By Pam Hersh
My favorite Princeton University graduation event is neither the commencement nor the baccalaureate ceremony, but rather a celebration that is a bit more obscure – and in a class all by itself.
It is Class Day, which features no pomp and circumstance, just a lot of soul.
A tradition that dates to 1856 and takes place the day before Princeton’s Commencement, Class Day is a lighthearted ceremony organized by seniors to recognize the achievements of their class. Over the years, I have stalked the proceedings (located – in my time – on Cannon Green behind Nassau Hall) by standing on the sidelines outside of the roped seating for members of the graduating class. The ceremonies I have seen featured speakers from very diverse backgrounds and professions, but all sharing a talent for evoking laughter, while dispensing memorable and profound advice about life post- Princeton.
This year’s Class Day for the Class of 2021 on May 15 was particularly joyful for me, because I did not have to crane my neck and strain my back or melt in the sun to enjoy the program. It was virtual, and I was able to watch the proceedings with my favorite companion – my Thermos of coffee.
Of course, the members of the Class of 2021 were somewhat less joyful about the virtual presentation, but they really rose to the occasion. They produced a first-rate show filled with jokes, memories, and countless thank yous to university staff who made their campus lives so meaningful and bearable over the past four years. And no one during the entire program asked anyone to unmute.
This year’s Class Day speaker was Trevor Noah, author, comedian and host of The Daily Show (now called The Daily Social Distancing Show) – but he didn’t give a speech, like some of his comedian colleagues, who, in the past have graced the Class Day podium, such as Jerry Seinfeld, Jon Stewart and Stephen Colbert. He answered well-crafted and thoughtful questions posed by Class Day co-chairs Michael Wang, Morgan Smith and Kamya Yadav. And he lived up to the expectations of all his fans by providing wise, compassionate, never paternalistic, humorous, honest, and, of course, inspiring responses.
“Looking forward, what is your greatest hope and your biggest fear for the year that follows?” Wang asked.
“My greatest hope is that we will use this time, which is arguably one of the worst periods the world has been in in recent history, to try and transform how we do things,” said Noah, who in 2018 launched The Trevor Noah Foundation, a youth development initiative that empowers youth with access to high-quality education.
He said the pandemic also brought into sharper focus society’s fault lines that existed before COVID-19 — unemployment, homelessness and starvation. Calling this a kind of “permanent coronavirus,” he said that he hopes everyone will have more compassion for these populations because they confronted one or more of these challenges to some degree.
That coronavirus, particularly in America, “will merely become a blip on the radar,” Noah said. “My fear is that instead of looking at this as a moment in time when humanity itself was tested and people were forced to think together and move together and be together, it will actually be seen as just another point of fragmentation where people can go off in their different directions and believe whatever they want to believe. I fear that many people will learn nothing from this experience.”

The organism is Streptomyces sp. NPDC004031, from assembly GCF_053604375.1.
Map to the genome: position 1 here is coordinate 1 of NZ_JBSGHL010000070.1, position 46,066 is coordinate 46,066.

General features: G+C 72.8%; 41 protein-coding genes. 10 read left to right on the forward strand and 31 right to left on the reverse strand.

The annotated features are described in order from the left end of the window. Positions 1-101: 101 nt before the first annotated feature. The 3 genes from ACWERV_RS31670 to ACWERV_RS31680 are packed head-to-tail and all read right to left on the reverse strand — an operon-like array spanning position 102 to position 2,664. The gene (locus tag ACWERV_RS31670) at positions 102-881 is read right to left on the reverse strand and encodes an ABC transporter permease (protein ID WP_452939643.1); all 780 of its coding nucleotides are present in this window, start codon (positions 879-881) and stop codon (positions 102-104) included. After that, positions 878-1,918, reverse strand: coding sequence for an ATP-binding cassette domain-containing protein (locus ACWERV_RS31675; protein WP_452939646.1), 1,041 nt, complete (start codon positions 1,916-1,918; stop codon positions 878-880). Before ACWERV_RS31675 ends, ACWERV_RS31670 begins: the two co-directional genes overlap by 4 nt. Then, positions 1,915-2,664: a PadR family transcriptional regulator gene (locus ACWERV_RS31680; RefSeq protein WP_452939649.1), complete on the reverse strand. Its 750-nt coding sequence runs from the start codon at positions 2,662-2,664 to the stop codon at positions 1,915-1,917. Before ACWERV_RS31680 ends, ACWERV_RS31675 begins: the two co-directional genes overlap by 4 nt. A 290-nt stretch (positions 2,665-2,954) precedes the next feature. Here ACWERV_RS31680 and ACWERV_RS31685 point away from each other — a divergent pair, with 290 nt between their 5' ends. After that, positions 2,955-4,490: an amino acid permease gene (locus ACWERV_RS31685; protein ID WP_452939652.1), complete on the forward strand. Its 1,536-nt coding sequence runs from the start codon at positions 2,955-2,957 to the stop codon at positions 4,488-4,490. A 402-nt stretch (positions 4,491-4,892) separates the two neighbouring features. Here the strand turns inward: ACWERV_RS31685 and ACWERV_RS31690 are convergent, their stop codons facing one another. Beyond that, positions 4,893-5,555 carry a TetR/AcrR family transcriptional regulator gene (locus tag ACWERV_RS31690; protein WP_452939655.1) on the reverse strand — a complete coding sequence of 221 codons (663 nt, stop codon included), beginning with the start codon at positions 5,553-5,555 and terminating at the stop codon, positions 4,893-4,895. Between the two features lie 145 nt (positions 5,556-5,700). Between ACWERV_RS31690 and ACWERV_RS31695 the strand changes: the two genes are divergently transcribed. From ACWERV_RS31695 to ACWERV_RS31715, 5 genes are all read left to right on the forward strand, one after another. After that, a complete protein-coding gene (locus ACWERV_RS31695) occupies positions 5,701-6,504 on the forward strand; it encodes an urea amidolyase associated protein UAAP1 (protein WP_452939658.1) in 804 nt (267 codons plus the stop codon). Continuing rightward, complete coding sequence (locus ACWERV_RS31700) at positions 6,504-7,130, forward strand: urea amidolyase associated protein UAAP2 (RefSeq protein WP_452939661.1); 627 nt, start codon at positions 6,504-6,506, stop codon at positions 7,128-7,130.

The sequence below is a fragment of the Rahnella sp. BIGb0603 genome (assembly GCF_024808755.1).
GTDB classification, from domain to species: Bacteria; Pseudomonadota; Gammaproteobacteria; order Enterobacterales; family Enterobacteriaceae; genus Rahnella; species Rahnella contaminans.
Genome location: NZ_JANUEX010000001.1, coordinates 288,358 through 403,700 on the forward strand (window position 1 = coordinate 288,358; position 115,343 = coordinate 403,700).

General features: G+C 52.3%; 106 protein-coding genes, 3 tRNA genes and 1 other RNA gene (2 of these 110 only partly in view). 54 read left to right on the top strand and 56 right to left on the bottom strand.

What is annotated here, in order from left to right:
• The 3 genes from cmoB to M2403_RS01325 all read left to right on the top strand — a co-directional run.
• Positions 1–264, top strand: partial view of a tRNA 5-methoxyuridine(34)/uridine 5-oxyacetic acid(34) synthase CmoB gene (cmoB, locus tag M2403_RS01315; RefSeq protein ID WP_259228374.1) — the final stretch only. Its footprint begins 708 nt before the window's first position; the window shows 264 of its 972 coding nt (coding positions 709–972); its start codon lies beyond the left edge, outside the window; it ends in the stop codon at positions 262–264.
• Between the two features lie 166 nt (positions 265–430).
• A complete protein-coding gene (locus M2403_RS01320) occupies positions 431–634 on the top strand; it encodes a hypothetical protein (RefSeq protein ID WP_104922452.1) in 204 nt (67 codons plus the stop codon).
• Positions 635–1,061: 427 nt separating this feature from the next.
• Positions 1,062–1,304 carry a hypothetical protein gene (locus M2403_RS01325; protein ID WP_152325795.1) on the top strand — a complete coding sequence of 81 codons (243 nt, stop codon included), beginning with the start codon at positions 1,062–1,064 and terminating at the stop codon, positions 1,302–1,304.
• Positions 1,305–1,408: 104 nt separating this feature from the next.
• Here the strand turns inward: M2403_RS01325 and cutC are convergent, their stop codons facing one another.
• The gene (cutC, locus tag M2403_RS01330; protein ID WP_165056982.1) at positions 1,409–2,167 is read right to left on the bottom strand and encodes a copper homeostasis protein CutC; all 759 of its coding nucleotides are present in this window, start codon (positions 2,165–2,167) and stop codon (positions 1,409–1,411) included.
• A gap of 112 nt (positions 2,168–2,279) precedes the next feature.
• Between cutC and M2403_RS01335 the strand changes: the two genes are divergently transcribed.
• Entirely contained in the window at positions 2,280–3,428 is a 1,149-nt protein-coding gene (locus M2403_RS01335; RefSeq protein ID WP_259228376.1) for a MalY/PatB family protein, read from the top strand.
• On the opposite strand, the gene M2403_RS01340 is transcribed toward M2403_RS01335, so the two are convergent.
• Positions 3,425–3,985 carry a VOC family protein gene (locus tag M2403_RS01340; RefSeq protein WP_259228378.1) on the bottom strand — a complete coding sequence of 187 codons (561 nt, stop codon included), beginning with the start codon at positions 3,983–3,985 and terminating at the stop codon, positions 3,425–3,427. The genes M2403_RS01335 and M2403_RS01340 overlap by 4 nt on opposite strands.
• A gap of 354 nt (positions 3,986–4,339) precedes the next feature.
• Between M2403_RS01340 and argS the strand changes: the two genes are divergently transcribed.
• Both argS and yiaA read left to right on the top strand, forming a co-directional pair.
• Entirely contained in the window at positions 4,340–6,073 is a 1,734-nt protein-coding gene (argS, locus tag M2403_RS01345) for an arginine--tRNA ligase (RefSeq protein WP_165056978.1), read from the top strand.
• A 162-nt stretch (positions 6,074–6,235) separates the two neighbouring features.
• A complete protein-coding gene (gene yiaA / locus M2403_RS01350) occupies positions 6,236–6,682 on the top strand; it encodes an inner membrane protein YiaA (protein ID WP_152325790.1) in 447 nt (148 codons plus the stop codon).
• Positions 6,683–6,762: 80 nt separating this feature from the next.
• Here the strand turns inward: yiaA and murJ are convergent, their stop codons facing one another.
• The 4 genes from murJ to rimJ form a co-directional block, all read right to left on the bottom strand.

As I listened to his words that I wanted to convey immediately to my grandchildren, it occurred to me that the members of the Class of 2021 are particularly fertile ground for his advice. This generation of students has had their lives thus far bookended between two traumatic and transformational events – the attack on Sept. 11, 2001, and the pandemic. When Sept. 11 occurred nearly 20 years ago, the members of the Class of 2021 were babies, whose lives were deeply affected by the changes, paranoia, and prejudices imposed on society because of the horrors of 9/11.
Thinking about this made me appreciate the remarkable accomplishments and composure and (I hate to use that COVID-19 overused word) resilience, demonstrated by the seniors who presented this Class Day program. And I hope they found particular comfort in Trevor Noah’s definition of home.
Yadav, an international student from New Delhi, India, asked Noah, who moved from South Africa to the U.S. to pursue his comedy career, about his definition of home: “How do you navigate ‘belongingness?’ ”
“Home for me is where my people are,” Noah said. “And what I’ve come to learn is my people can be anywhere.” His friends — from his childhood, in the comedy world and other parts of his life — keep him centered. “They remind me of who I am. They make me enjoy life with them.”
Wearing a Princeton University hoodie for the interview, he continued, “If you can find a group of people who you relate to, who make you aspire to be more, who challenge you, who help you enjoy life and help you through the tough times as well, then I think you’ll find a sense of belonging no matter where you are.
Noah had these parting words for the seniors: “I really hope you guys go out and change the world. Don’t let it be the same way it was when you came into it.”
Rather than parting words, I prefer to think of his comments as starting words for not only the members of Princeton’s Class of 2021, but also all of us, who are members of the world.